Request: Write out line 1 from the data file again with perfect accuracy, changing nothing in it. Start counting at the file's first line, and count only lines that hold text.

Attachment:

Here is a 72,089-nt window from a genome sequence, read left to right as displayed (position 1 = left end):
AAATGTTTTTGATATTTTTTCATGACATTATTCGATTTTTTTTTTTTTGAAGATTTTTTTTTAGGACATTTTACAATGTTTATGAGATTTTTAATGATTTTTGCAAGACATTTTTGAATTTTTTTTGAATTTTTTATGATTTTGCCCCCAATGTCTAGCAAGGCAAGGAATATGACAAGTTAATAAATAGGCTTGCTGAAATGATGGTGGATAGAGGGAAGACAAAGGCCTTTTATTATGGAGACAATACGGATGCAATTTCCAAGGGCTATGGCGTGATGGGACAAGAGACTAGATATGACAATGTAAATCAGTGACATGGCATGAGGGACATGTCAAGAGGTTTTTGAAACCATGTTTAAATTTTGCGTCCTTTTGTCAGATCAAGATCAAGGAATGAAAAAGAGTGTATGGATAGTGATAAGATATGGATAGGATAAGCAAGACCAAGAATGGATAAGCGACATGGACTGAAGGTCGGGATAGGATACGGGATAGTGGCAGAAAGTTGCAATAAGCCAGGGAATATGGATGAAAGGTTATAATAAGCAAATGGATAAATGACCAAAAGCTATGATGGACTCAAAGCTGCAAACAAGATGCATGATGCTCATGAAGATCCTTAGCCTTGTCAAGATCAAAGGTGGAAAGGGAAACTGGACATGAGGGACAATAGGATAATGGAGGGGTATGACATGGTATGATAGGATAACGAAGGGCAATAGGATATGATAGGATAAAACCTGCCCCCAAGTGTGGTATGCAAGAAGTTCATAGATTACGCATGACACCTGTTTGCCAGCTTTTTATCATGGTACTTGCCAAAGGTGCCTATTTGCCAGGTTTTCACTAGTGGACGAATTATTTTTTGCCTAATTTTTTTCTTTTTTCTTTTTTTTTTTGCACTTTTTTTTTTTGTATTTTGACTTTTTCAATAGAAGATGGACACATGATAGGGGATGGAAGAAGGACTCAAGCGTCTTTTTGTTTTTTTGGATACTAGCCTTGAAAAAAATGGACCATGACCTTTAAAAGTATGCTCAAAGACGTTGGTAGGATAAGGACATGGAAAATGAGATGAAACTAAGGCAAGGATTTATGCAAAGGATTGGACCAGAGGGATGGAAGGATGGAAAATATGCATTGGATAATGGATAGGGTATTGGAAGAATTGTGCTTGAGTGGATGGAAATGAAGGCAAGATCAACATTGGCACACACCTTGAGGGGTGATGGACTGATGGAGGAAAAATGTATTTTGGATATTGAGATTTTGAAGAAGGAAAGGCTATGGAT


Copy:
Here is a 72,089-nt window from a genome sequence, read left to right as displayed (position 1 = left end):